Friday, July 13, 2012

Flywheel Energy Storage


The electricity supply system is linked together on the ‘National Grid’. Your wall socket connects you to this. The Grid has to match demand with supply and keep things running at a steady level. Demand is not 100% predictable so we need ‘just in case’ supply to guarantee the lights stay on. But this safety net is a polluting fossil fuel power station.

An American company called Beacon has produced a flywheel which can store excess energy from power stations when there is no demand for it. When the demand increases, the flywheel technology can re-supply the stored electricity for use on the grid. This reduces the need for polluting power plants to provide standby energy.

A flywheel collects energy in the form of kinetic energy. The energy stored is similar to the stored energy that powers a rubber band car. As you twist and tighten the rubber band by pulling the car backward, energy is stored in the rubber band. Once the car is released, the potential energy stored in the rubber band is transferred into usable kinetic energy making the car go forward. The flywheel spins around an axis, the motor-generator rotor, by the use of magnets in a vacuum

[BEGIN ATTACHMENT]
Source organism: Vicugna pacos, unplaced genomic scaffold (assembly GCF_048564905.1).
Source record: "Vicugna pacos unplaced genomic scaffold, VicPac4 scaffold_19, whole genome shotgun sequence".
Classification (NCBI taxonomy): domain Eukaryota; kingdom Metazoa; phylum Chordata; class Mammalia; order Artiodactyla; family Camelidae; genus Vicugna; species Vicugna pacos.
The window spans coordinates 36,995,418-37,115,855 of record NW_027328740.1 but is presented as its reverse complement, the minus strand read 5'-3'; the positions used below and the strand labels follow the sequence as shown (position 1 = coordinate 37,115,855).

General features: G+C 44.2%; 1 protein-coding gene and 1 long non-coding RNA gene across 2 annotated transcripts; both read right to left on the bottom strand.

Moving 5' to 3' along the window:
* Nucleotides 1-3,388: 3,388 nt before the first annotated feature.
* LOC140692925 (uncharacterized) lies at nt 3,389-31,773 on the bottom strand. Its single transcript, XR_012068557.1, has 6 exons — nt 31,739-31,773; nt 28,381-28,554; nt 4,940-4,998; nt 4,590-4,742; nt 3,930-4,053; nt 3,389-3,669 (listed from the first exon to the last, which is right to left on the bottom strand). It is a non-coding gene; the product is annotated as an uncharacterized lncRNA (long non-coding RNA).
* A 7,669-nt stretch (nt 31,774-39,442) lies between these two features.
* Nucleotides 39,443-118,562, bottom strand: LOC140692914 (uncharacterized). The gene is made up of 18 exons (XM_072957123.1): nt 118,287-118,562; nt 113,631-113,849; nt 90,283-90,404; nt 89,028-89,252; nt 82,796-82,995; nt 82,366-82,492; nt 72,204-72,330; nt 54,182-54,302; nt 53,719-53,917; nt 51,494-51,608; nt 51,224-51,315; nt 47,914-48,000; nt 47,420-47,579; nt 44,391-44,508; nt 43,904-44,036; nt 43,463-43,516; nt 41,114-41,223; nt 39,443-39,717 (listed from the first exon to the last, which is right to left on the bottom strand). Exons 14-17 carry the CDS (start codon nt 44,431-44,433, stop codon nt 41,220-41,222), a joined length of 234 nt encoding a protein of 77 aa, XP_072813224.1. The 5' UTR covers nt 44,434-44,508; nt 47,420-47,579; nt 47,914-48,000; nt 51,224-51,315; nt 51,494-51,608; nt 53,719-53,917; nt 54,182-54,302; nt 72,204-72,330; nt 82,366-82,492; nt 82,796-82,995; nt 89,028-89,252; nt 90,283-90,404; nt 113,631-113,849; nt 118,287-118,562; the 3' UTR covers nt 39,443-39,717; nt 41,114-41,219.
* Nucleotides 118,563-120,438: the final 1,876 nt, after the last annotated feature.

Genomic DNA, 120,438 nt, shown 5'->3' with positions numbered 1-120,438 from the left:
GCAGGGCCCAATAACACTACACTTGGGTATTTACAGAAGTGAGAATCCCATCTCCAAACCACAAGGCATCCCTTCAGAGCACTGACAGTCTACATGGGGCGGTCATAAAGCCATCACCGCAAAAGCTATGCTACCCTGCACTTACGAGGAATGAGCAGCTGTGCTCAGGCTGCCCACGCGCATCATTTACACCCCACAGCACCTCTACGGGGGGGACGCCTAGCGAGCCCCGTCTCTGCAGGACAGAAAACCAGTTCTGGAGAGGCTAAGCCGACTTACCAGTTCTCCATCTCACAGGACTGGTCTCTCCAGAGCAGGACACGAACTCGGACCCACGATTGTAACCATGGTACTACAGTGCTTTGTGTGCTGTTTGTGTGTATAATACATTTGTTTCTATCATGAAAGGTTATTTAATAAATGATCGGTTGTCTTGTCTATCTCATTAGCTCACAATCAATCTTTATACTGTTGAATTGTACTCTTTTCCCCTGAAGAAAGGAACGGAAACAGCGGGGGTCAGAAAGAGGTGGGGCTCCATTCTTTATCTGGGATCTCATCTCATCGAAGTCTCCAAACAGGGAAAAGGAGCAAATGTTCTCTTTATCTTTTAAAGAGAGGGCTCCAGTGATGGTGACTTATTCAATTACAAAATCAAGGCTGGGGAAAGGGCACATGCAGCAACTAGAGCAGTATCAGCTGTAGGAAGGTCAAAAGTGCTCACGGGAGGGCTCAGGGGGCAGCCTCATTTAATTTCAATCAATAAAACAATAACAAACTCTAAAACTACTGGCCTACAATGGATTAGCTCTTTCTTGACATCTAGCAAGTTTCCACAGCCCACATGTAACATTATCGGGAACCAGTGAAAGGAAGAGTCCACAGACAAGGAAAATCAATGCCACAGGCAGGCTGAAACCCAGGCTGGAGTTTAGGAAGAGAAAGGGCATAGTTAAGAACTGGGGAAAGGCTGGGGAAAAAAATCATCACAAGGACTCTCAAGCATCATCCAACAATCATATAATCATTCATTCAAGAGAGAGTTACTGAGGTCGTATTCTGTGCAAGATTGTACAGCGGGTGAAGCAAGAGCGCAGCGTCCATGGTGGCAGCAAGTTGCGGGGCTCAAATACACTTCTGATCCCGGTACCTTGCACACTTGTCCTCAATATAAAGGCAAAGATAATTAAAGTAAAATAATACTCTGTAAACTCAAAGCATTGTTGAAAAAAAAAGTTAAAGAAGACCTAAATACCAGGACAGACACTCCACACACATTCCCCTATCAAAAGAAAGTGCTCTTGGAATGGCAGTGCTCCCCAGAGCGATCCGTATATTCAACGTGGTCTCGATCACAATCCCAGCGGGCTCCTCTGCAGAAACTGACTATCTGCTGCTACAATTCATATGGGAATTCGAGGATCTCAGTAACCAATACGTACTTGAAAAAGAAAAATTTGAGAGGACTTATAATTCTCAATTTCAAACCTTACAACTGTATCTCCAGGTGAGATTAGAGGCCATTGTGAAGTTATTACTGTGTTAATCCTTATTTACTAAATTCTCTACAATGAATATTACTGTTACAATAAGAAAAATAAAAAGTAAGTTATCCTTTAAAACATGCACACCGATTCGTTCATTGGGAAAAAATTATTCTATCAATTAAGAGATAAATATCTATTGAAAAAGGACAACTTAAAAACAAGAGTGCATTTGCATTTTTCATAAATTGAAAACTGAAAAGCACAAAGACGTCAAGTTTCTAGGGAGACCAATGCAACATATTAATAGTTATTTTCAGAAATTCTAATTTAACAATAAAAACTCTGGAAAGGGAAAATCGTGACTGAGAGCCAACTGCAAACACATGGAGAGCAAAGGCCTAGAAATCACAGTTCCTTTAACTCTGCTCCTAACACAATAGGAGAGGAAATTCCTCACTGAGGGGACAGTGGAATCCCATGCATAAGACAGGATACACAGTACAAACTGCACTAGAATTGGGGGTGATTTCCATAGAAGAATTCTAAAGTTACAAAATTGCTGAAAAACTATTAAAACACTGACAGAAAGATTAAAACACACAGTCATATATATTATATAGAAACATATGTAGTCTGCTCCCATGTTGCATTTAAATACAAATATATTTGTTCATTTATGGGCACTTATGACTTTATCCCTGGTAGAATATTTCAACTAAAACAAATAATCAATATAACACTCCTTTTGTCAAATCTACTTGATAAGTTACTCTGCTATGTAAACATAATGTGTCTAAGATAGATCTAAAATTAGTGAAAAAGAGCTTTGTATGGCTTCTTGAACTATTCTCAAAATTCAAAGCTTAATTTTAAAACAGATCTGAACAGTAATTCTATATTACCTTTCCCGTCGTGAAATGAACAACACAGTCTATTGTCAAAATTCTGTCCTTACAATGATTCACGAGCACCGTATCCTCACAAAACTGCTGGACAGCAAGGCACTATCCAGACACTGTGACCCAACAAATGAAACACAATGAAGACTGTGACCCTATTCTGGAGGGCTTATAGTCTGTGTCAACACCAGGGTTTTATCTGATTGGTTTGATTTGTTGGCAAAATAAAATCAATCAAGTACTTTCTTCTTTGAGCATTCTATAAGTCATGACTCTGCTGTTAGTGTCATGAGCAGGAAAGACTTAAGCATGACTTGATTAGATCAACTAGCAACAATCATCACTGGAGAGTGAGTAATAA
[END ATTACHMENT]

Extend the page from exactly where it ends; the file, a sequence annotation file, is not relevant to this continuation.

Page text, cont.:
A full-scale facility is designed to provide an important revenue-generating service, while at the same time help facilitate increased use of renewable energy sources, reduce air pollution, and make the grid more reliable. Comprising 200 high-speed, high-energy flywheels and associated electronics, a fully equipped plant will be able to provide 20 megawatts of “up and down” regulation – equal to a 40-megawatt swing.

The flywheel storage system can help renewable technologies like wind and solar by storing unused energy until it is needed at a later time. When the wind isn't blowing or the sun isn't shining the storage system can be used to provide power.

Click here to read more details about the flywheel storage technology

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